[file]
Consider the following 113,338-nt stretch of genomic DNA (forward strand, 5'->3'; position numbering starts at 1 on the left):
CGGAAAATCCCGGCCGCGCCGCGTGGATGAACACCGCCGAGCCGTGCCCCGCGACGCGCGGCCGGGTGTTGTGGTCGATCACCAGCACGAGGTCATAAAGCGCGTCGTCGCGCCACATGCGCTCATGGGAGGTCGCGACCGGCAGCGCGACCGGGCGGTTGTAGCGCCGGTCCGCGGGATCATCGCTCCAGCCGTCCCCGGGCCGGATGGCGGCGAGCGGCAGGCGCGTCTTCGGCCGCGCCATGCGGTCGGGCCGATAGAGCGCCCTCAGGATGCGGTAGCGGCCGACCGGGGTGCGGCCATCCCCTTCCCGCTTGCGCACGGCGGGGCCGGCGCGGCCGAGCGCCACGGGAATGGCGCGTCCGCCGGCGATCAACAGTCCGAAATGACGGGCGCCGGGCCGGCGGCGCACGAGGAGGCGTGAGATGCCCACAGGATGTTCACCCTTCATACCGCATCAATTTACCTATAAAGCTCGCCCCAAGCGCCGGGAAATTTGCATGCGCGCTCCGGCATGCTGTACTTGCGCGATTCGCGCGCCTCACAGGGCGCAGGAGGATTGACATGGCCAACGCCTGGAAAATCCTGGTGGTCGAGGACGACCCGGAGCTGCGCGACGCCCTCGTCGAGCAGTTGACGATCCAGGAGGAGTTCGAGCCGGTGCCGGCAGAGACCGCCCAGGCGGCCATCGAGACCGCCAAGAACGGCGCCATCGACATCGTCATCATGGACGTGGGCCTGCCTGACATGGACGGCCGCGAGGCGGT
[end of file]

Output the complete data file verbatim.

Consider the following 113,338-nt stretch of genomic DNA (forward strand, 5'->3'; position numbering starts at 1 on the left):
CGGAAAATCCCGGCCGCGCCGCGTGGATGAACACCGCCGAGCCGTGCCCCGCGACGCGCGGCCGGGTGTTGTGGTCGATCACCAGCACGAGGTCATAAAGCGCGTCGTCGCGCCACATGCGCTCATGGGAGGTCGCGACCGGCAGCGCGACCGGGCGGTTGTAGCGCCGGTCCGCGGGATCATCGCTCCAGCCGTCCCCGGGCCGGATGGCGGCGAGCGGCAGGCGCGTCTTCGGCCGCGCCATGCGGTCGGGCCGATAGAGCGCCCTCAGGATGCGGTAGCGGCCGACCGGGGTGCGGCCATCCCCTTCCCGCTTGCGCACGGCGGGGCCGGCGCGGCCGAGCGCCACGGGAATGGCGCGTCCGCCGGCGATCAACAGTCCGAAATGACGGGCGCCGGGCCGGCGGCGCACGAGGAGGCGTGAGATGCCCACAGGATGTTCACCCTTCATACCGCATCAATTTACCTATAAAGCTCGCCCCAAGCGCCGGGAAATTTGCATGCGCGCTCCGGCATGCTGTACTTGCGCGATTCGCGCGCCTCACAGGGCGCAGGAGGATTGACATGGCCAACGCCTGGAAAATCCTGGTGGTCGAGGACGACCCGGAGCTGCGCGACGCCCTCGTCGAGCAGTTGACGATCCAGGAGGAGTTCGAGCCGGTGCCGGCAGAGACCGCCCAGGCGGCCATCGAGACCGCCAAGAACGGCGCCATCGACATCGTCATCATGGACGTGGGCCTGCCTGACATGGACGGCCGCGAGGCGGT